NetWellness is a global, community service providing quality, unbiased health information from our partner university faculty. NetWellness is commercial-free and does not accept advertising.
Monday, December 5, 2016
HIV and AIDS
In HIV+ Individuals Is It Your White Blood Cell Count That Goes Down
If you have HIV, is it your white blood cell count that goes down? Most counts I hear about are in the hundreds, but my cell count on a blood test was 6.8 compared to a range of numbers between like 4.8 and 10. Does this number relate to hundreds? Even in this range, isn`t this number a little low?
HIV is a virus that attacks specific cells in the body and through a number ways causes damage to these cells. One of the cells HIV attacks are known as white blood cells called lymphocytes. There are many types of white blood cells called neutrophils, basophils, eosinophils and more. Each of these cells has a specific task in the body. The lymphocytes usually represent about 30% of the white blood cells that travel in the bloodstream. Over half of these lymphocytes have a marker on their surface called CD4. These are your CD4+ lymphocytes. They help organize attacks against germs that might harm us. HIV uses the CD4 marker to enter these cells and eventually leads to their death. Over time, you start out with millions of these CD4+ lymphocytes and then you only have a handful left if HIV is left untreated. The way we measure the cells in your blood works like this: First, we draw your blood and then find out how many white blood cells and lymphocytes you have. Next, we send the blood for special testing to find out how many of the lymphocytes have the CD4+ marker. Then we multiply the total number of lymphocytes by the percentage of CD4+ cells. For example, If your white blood cell count=5,000 x 1,000,000 (in other words you have 5 billion white blood cells); and you have 20% lymphocytes or 1,000 x 1,000,000 (1 billion lymphocytes); and you have 10% CD4+ cells or 100 x 1,000,000 (1 million CD4+ lymphocytes). The way that doctors look at this test is that you have a CD4 count=100. Normally, most people have a CD4 count=450-1,000. When your CD4 count drops to 350 most doctors recommend treatment with HIV medicines. When your CD4 count drops below 200 most recommend prevention treatment for PCP (a kind of pneumonia). When your CD4 count drops below 50 this is when you would be most susceptible to germs and serious infections. So, the higher the CD4 count, the less likely you will get sick from other germs.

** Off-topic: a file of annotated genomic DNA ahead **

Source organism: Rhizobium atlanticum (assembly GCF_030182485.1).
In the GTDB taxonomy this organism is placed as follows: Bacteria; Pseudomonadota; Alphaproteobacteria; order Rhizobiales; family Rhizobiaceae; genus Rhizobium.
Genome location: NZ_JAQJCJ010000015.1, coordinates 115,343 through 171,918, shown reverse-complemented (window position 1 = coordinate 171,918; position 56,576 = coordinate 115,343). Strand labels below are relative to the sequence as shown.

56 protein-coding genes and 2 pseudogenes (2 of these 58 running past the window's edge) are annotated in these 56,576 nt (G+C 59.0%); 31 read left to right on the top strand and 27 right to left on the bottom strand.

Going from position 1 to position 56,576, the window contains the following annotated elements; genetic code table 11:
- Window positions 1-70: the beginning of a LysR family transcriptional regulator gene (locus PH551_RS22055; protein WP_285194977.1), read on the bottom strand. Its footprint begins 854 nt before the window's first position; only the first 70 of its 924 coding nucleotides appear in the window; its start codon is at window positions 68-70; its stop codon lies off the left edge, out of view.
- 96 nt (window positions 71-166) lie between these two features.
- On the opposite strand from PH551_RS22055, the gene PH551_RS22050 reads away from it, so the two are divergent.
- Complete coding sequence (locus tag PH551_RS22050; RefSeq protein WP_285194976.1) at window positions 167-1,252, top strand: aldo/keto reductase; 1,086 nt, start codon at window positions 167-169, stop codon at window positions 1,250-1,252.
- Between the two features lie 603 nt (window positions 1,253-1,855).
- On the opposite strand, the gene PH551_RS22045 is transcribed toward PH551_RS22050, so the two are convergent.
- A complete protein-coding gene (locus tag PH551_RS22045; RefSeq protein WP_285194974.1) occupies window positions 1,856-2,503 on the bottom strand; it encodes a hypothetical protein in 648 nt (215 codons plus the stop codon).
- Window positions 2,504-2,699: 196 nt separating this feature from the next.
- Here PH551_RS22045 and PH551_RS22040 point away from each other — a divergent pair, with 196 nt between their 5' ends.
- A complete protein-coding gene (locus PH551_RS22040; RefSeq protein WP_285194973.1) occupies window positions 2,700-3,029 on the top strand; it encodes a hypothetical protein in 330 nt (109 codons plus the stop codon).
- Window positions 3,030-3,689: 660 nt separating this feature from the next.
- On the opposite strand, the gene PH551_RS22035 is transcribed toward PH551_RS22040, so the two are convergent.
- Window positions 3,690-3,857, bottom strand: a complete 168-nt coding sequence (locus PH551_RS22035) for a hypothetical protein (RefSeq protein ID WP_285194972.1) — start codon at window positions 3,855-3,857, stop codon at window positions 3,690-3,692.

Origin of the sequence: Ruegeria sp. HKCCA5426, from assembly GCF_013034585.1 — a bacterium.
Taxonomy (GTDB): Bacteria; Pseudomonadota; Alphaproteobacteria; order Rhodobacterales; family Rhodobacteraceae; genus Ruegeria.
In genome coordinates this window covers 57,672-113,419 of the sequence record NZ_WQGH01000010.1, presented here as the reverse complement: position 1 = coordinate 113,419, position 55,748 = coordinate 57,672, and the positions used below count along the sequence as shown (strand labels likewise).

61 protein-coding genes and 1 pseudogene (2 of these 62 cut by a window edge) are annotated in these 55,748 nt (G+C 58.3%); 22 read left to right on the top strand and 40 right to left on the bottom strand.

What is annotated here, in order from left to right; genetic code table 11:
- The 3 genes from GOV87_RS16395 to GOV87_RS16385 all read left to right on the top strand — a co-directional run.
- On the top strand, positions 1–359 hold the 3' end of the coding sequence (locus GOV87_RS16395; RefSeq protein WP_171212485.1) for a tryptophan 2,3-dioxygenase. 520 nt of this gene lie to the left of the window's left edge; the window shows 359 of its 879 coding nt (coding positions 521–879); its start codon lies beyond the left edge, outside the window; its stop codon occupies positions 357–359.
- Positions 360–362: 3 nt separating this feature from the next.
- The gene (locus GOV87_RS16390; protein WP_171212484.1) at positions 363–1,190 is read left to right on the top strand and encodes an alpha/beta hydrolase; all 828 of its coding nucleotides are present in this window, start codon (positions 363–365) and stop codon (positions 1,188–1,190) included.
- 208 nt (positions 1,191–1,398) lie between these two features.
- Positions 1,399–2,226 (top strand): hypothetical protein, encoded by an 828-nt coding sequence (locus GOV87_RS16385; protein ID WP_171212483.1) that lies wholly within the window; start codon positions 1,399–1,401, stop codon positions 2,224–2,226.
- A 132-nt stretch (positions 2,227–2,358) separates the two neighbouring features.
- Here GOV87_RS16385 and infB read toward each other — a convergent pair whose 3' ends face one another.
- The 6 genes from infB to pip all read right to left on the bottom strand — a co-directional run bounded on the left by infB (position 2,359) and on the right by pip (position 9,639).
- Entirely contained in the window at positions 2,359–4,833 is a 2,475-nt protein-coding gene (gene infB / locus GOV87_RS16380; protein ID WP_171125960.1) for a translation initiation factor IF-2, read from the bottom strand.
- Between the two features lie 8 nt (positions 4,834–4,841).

Carl Fichtenbaum, MD
Professor of Clinical Medicine
College of Medicine
University of Cincinnati